In the game R is seen in two states, liquid and gas. The only change made to R was this, it appears as a gas only form in the movie. Other than that, it functions the same way and is introduced right in the beginning of the movie. In the game it takes some time to figure out what R is and it is introduced in the second chapter of the game at PCL. The purpose of R was much simpler as well. Roger Clifford wanted to use R to rule Rhyme City, your typical villain motive. The movie gives a more complex purpose to R as well as a much different villain, Howard Clifford.

            In the movie Howard Clifford has been paralyzed from the waste down by an illness and learned about Mewtwo’s ability to switch the souls of people into the bodies of pokemon but to do so he needed pokemon to be in a berserker state. He accomplished this by taking over Mewtwo’s body and using the balloons of the pokemon parade to douse the city with R and forcing people into the bodies of their pokemon partners. His reasoning was from a belief that this was the next evolution for humans. This new take on the plot’s villains felt much more sophisticated and well written compared to the one-dimensional plot of Roger Clifford in the game. His movie counterpart was more of a wild goose chase. Although the plot could be predictable it was a satisfying twist for even those of us who have played the games.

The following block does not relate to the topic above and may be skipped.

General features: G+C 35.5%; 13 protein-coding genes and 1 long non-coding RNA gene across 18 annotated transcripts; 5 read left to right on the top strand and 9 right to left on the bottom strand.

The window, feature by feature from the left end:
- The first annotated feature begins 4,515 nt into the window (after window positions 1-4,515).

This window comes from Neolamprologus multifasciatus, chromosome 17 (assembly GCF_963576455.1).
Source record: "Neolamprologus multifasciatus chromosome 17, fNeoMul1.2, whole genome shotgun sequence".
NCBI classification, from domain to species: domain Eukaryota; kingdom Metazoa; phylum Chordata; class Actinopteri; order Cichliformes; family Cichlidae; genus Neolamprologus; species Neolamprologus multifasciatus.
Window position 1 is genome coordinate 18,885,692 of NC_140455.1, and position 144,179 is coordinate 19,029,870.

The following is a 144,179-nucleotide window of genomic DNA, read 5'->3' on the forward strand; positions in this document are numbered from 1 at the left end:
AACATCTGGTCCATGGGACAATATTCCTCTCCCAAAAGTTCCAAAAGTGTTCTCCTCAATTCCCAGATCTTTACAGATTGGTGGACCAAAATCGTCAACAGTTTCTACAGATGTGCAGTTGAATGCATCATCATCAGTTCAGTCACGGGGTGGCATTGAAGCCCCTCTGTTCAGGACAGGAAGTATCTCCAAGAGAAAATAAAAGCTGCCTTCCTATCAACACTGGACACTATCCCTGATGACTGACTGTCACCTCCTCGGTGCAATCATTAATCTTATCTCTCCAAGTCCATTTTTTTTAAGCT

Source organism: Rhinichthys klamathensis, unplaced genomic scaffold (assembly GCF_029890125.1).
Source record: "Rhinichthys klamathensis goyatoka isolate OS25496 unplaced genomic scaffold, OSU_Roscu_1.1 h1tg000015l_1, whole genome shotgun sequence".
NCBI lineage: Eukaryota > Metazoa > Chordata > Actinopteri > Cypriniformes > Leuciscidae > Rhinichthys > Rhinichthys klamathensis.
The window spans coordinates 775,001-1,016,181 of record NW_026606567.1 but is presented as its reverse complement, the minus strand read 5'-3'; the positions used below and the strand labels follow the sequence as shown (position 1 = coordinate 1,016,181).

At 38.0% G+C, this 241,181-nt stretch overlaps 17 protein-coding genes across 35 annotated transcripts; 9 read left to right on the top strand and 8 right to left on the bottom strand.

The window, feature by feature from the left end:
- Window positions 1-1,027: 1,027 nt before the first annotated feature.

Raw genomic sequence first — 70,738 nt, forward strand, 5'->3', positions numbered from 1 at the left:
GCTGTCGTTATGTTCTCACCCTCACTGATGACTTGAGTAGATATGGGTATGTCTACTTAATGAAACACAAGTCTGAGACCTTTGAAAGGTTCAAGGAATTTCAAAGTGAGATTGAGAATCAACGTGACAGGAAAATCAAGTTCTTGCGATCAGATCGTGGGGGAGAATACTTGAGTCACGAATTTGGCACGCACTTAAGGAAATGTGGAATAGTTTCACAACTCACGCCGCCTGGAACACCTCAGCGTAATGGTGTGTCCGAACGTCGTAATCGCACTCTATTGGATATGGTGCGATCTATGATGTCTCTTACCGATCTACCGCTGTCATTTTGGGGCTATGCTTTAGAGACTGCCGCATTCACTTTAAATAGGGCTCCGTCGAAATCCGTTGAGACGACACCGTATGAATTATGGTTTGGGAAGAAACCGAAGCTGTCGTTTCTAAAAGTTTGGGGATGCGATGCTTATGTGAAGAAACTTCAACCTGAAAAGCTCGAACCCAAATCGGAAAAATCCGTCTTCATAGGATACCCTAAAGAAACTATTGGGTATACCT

Finally, we get to the ending of the movie and the game. In the game Tim and Pikachu resolve the case of R but Harry Goodman is still considered missing. This leaves the case still open and for the possibility of a future Detective Pikachu game. By the time this article has been published, Nintendo has announced that there is indeed a new Detective Pikachu game coming to the switch. Hopefully we will receive more news on this during the Pokemon Direct on June 5th, so be sure to check it out!

            As for the movie, the ending solved both cases. R is destroyed, Mewtwo is freed from Howard’s control, and it is revealed that Harry was in Pikachu’s body this entire time. Mewtwo separates the two and Tim moves in with his father. Both endings were satisfying and there isn’t a need to choose one over the other. If there is any difference it would be the anticipation of future Detective Pikachu games and what they could have in store for the players. With the success of the movie perhaps they could implement elements from there into the game.

            Over all the differences may be big but the biggest charm is how loyal the movie is to the source material. Between the two it could be said the changes to the plot in the movie made for a much more mature and enjoyable plot that was full of character dynamics. These two mediums may be different, but it was a blast from start to finish making this video game movie, among all others, a bolt of brilliance.